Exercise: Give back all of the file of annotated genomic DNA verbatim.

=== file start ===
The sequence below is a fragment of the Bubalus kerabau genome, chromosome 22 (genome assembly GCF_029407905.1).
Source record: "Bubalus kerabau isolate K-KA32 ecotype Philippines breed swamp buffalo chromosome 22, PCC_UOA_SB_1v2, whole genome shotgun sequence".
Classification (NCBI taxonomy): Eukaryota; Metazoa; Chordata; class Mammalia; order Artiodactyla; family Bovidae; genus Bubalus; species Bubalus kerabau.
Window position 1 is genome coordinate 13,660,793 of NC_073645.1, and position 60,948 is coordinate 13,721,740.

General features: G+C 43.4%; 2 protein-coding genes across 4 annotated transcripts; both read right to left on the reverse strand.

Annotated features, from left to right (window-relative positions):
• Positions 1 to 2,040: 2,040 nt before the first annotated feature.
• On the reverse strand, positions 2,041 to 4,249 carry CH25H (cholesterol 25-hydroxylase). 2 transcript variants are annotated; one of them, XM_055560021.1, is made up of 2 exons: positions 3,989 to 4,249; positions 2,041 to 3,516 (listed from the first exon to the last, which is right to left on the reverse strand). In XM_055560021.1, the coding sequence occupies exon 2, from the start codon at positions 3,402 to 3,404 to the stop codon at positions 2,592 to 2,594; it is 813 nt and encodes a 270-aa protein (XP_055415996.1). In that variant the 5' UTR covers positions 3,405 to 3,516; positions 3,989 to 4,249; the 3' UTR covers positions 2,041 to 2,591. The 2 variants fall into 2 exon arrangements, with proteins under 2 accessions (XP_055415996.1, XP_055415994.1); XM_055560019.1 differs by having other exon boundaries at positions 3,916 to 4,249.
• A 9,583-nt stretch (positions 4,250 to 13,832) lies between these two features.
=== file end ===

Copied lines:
The sequence below is a fragment of the Bubalus kerabau genome, chromosome 22 (genome assembly GCF_029407905.1).
Source record: "Bubalus kerabau isolate K-KA32 ecotype Philippines breed swamp buffalo chromosome 22, PCC_UOA_SB_1v2, whole genome shotgun sequence".
Classification (NCBI taxonomy): Eukaryota; Metazoa; Chordata; class Mammalia; order Artiodactyla; family Bovidae; genus Bubalus; species Bubalus kerabau.
Window position 1 is genome coordinate 13,660,793 of NC_073645.1, and position 60,948 is coordinate 13,721,740.

General features: G+C 43.4%; 2 protein-coding genes across 4 annotated transcripts; both read right to left on the reverse strand.

Annotated features, from left to right (window-relative positions):
• Positions 1 to 2,040: 2,040 nt before the first annotated feature.
• On the reverse strand, positions 2,041 to 4,249 carry CH25H (cholesterol 25-hydroxylase). 2 transcript variants are annotated; one of them, XM_055560021.1, is made up of 2 exons: positions 3,989 to 4,249; positions 2,041 to 3,516 (listed from the first exon to the last, which is right to left on the reverse strand). In XM_055560021.1, the coding sequence occupies exon 2, from the start codon at positions 3,402 to 3,404 to the stop codon at positions 2,592 to 2,594; it is 813 nt and encodes a 270-aa protein (XP_055415996.1). In that variant the 5' UTR covers positions 3,405 to 3,516; positions 3,989 to 4,249; the 3' UTR covers positions 2,041 to 2,591. The 2 variants fall into 2 exon arrangements, with proteins under 2 accessions (XP_055415996.1, XP_055415994.1); XM_055560019.1 differs by having other exon boundaries at positions 3,916 to 4,249.
• A 9,583-nt stretch (positions 4,250 to 13,832) lies between these two features.